The spooky season of Halloween is often filled with scares and fun activities for all ages. However, certain costumes and activities can pass the line from lighthearted fun to offensive stereotyping when presenting characterized images of people facing mental illness.
It’s been said before, but is warranted to say again, that mental illness isn’t a costume to wear. The most common of these costumes you may think of is that of a mental patient in a strait jacket but can also include self-harm makeup and noose neckties. These kinds of costumes further stigmatize mental illness as something to be feared and makes light of the hardships that those with mental illness have to go through.
Beyond costumes are decorations that also fit this mold. Stuffed figures hanging from trees, “mental asylum” attractions, and other such decorations depicting suicide and mental illness all further stigmas surrounding these issues.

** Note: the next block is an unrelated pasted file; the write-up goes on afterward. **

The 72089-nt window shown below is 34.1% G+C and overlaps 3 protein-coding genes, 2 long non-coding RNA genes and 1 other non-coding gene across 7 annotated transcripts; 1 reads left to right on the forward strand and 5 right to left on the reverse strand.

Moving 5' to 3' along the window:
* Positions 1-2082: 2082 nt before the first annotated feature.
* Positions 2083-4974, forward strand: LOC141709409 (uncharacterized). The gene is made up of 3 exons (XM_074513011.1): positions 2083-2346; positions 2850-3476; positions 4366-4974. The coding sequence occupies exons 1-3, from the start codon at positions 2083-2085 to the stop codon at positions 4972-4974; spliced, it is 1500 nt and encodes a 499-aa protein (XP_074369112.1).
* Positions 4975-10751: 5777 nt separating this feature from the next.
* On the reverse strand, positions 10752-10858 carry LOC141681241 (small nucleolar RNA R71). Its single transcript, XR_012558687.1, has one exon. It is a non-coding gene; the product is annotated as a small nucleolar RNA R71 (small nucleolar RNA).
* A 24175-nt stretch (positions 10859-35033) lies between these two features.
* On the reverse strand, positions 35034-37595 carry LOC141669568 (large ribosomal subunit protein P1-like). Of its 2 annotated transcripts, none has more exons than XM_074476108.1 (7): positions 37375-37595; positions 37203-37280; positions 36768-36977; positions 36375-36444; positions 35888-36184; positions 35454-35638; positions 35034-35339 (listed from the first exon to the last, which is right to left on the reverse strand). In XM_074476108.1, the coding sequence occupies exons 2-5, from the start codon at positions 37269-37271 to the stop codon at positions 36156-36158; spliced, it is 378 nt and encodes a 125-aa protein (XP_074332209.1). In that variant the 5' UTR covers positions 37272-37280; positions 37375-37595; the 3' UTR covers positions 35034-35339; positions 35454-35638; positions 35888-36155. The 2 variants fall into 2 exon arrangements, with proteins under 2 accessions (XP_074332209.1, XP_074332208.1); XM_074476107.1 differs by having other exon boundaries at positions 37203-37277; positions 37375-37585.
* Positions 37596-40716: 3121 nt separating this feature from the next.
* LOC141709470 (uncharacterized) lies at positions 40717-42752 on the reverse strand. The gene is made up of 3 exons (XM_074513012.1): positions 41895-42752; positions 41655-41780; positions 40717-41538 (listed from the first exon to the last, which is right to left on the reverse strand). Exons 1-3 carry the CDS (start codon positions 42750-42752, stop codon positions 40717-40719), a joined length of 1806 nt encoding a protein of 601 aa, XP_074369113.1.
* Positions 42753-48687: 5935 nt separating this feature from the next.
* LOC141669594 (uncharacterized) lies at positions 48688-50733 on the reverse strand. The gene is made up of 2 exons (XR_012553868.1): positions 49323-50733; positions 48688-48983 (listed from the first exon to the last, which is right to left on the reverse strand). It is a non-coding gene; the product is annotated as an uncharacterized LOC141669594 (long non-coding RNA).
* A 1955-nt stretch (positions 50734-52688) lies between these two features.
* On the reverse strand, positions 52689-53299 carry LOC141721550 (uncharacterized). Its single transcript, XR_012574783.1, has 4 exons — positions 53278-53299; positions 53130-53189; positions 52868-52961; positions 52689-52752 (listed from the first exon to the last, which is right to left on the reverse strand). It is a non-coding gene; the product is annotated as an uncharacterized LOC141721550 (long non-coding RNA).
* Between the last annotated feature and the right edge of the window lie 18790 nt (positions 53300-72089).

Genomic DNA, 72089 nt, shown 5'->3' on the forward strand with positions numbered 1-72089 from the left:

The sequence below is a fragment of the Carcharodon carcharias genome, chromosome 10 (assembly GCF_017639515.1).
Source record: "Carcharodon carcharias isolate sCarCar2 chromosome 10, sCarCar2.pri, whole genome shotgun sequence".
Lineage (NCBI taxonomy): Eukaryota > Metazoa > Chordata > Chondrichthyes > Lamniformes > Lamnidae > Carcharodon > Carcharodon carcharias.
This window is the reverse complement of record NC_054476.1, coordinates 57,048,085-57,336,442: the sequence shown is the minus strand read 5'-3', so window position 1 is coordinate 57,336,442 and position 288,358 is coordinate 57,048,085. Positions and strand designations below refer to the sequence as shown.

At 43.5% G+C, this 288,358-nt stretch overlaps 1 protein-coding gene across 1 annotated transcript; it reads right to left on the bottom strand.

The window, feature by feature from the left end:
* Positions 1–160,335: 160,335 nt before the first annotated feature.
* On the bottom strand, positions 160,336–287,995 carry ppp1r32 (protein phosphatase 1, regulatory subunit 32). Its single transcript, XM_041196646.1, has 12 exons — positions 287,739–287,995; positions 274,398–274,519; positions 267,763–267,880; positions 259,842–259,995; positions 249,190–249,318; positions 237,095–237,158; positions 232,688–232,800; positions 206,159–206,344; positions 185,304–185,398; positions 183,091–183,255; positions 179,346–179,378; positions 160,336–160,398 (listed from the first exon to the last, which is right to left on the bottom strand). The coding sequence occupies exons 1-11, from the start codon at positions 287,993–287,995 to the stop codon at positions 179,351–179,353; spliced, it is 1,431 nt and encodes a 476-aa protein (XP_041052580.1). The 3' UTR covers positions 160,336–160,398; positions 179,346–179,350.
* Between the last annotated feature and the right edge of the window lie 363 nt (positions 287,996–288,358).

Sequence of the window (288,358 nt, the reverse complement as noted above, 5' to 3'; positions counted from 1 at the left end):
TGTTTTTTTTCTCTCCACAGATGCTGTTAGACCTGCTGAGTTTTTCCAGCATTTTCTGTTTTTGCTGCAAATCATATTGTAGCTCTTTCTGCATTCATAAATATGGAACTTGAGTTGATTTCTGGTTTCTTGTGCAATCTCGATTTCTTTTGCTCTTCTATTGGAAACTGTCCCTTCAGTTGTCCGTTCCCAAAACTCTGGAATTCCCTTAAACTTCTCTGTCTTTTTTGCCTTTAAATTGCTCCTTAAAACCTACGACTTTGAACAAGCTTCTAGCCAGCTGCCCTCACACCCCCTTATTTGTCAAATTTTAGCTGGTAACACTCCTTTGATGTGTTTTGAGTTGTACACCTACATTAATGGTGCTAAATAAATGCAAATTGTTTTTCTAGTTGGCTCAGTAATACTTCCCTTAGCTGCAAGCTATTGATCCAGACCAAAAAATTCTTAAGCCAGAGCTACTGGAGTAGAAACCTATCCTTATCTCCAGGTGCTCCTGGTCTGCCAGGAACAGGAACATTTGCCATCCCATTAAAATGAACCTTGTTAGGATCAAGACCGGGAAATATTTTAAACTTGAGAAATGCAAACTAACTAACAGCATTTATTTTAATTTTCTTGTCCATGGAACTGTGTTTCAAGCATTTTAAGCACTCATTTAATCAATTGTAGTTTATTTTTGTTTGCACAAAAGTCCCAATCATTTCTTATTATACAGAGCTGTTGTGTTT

All of this is without saying how these kinds of costumes and decorations can affect individuals. Imagine someone who has lost a loved one by suicide passing by decorations depicting that very thing everyday for weeks. It’s both triggering and traumatic.
None of this is meant to put a damper on anyone who wants to have fun this Halloween. Just put a little forethought into the kinds of costumes and decorations that you use. The kinds of negative effects they can have are very real, and we here at NAMI want nothing more then for everyone to be able to enjoy this Halloween season.
Be mindful when choosing your decorations and costumes and perhaps choose to mention the negative impact the next time that you encounter a business that sell such costumes or that hosts events which negatively depict mental illness.